Little did Irina know that her scribbled words on a bathroom stall, in the 70’s, would set in motion the women’s movement’s that followed. Feminists would identify with her sentiment and echo it. It’s been emblazoned on T-shits and bumper stickers around the world since.
Irina has gone on to a storied career. When I came across the quote, I had to learn more. Over the past forty years, women have made huge in-roads into the “man’s world” of dictating policies.
Irina Patsi Dunn is an Australian writer, social activist and filmmaker, who served in the Australian Senate between 1988 and 1990. Born in Shanghai, Dunn grew up in Australia and studied at the University of Sydney. In 1988 she became a senator representing the Nuclear Disarmament Party.
The bicycle I saved for, at age eleven, was my window on the world. Some of my independence was nurtured here. Looking back at my youth, I was very fortunate to be given the freedoms and trust of my parents. By age 16, I was driving, still with the trust of my folks. Being born a “boomer,” my opportunities came with the times, the 70’s, but it took until the 90’s before I fully realized the shift, as I was approaching mid-life and looking back on where and how life had steered me.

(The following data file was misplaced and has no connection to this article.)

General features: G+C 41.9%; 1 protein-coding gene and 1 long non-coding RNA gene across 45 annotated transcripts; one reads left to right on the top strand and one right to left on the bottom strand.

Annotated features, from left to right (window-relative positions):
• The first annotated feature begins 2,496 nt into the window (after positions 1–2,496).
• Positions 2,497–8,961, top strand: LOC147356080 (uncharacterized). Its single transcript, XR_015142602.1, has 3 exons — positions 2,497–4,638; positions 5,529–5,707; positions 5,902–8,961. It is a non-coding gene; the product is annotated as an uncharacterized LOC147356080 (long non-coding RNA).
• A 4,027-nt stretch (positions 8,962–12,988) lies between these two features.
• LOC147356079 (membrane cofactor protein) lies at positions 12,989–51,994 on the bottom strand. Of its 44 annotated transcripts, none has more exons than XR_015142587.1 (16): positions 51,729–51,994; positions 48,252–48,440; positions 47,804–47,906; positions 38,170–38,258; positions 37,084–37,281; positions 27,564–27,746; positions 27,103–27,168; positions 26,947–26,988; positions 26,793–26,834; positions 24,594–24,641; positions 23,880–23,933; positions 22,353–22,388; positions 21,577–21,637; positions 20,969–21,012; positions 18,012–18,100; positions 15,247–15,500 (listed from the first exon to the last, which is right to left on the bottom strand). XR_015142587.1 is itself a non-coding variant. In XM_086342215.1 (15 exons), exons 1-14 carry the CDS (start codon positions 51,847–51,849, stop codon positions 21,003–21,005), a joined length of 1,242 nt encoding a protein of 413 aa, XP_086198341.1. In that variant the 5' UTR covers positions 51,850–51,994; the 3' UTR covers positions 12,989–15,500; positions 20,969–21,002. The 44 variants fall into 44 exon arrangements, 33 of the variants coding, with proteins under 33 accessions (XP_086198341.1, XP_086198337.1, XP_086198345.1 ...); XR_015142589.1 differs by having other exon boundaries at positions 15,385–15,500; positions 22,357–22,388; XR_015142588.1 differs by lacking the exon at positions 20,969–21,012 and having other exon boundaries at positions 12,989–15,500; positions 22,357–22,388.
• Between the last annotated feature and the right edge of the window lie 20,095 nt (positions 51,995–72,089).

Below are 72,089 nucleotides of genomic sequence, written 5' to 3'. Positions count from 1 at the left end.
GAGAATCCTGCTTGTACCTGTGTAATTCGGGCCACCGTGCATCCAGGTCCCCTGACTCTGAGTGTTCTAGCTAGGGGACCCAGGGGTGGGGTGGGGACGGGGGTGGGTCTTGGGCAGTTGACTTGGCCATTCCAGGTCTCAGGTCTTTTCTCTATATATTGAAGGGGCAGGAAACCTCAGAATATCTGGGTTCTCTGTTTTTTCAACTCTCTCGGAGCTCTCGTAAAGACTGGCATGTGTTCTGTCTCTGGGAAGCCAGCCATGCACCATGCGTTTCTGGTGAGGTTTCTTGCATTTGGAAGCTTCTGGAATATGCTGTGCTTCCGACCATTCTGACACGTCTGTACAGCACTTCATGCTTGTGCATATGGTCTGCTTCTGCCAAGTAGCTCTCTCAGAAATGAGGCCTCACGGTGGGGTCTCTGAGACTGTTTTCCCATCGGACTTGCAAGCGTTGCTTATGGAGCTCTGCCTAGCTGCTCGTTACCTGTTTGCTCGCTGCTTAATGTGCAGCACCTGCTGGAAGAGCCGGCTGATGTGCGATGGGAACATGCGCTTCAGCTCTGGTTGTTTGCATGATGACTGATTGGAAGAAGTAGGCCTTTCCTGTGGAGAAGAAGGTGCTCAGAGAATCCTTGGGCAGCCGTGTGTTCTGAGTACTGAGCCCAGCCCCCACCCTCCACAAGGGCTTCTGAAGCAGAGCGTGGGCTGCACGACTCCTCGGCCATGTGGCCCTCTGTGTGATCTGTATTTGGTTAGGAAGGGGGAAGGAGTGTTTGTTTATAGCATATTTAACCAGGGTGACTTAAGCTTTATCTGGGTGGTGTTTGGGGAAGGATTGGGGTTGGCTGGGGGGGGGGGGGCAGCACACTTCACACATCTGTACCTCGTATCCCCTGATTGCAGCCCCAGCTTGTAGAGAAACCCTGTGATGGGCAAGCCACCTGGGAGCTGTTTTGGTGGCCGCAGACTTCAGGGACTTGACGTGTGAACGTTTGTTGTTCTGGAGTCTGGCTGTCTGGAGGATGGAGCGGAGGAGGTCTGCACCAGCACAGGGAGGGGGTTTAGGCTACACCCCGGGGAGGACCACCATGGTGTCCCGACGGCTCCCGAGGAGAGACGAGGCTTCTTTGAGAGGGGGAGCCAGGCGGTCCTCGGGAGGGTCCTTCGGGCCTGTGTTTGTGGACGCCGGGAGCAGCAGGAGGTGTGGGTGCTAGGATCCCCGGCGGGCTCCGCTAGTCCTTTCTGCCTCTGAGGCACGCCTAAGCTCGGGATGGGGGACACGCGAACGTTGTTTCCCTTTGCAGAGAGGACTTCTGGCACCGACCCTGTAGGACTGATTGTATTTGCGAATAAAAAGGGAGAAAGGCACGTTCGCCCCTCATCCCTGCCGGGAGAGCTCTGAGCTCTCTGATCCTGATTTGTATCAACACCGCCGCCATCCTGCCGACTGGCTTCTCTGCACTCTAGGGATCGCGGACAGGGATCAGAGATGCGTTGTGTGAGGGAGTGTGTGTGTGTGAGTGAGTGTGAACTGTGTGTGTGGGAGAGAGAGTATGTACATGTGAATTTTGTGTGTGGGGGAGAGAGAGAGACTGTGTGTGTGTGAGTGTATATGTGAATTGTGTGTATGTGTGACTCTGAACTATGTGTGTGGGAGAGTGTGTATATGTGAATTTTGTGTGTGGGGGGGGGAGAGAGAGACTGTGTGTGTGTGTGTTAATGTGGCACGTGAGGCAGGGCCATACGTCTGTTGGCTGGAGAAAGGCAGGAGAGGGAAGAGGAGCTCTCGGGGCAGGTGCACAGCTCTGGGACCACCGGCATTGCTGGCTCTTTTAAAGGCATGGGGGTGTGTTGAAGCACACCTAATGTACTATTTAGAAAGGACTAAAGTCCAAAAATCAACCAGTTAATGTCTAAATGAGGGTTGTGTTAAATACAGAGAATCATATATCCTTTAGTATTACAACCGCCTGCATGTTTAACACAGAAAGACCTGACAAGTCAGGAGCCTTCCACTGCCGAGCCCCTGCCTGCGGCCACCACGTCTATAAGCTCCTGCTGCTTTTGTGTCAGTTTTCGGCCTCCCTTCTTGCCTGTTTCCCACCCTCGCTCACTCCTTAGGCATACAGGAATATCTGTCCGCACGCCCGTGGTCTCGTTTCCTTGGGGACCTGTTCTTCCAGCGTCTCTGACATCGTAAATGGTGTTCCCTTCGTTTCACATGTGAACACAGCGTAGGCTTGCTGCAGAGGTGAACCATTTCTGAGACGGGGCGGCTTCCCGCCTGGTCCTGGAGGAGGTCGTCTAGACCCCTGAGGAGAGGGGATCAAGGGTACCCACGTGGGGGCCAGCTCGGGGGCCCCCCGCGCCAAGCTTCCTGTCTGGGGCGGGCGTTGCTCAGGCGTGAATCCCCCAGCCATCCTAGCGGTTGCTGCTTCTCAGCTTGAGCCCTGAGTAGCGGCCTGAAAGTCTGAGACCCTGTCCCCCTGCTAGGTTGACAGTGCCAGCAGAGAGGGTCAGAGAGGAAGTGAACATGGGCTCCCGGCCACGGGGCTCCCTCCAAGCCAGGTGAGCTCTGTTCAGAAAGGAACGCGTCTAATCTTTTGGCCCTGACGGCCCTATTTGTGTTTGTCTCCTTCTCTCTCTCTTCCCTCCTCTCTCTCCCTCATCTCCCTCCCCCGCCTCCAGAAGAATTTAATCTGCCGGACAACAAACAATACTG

Today, some young women haven’t yet realized the gains we’ve made. That’s why this blog exists, to encourage and promote. In a recent AARP article, they celebrated “women rising” around the globe who are ageless warriors. One is a 67 year old model, a growing number of them who are helping change the perception of what beauty is. Fashion run-way shows today feature men and women of all orientations. Refreshing!
In areas of India, “Grandmothers School” are teaching women to read and write which helps give them dignity and pride in signing their own names for the first time and when given their new voting cards. It is also helping their communities rise up out of poverty as leading examples of determination.
All over Africa, women are finding ways to get educated and therefore changing the culture towards equality, via the financial world, politics, science, environment, and education. One such woman is Jennifer Riria of Nairobi, Kenya. A couple of decades ago finding female entrepreneurs on the Continent would have been difficult, to say the least. Jennifer, herself, was born into poverty but found a way to get herself through school and in 1991 joined a micro-finance group. Not only did she stabilize it, she became CEO, re-branded it to Echo Network Africa and transformed the lives of more than 3 million women, awarding over $1.3 billion in small-business loans, most for less than $600.
She believed in the women she’s served. If this doesn’t give us hope, tell me what does.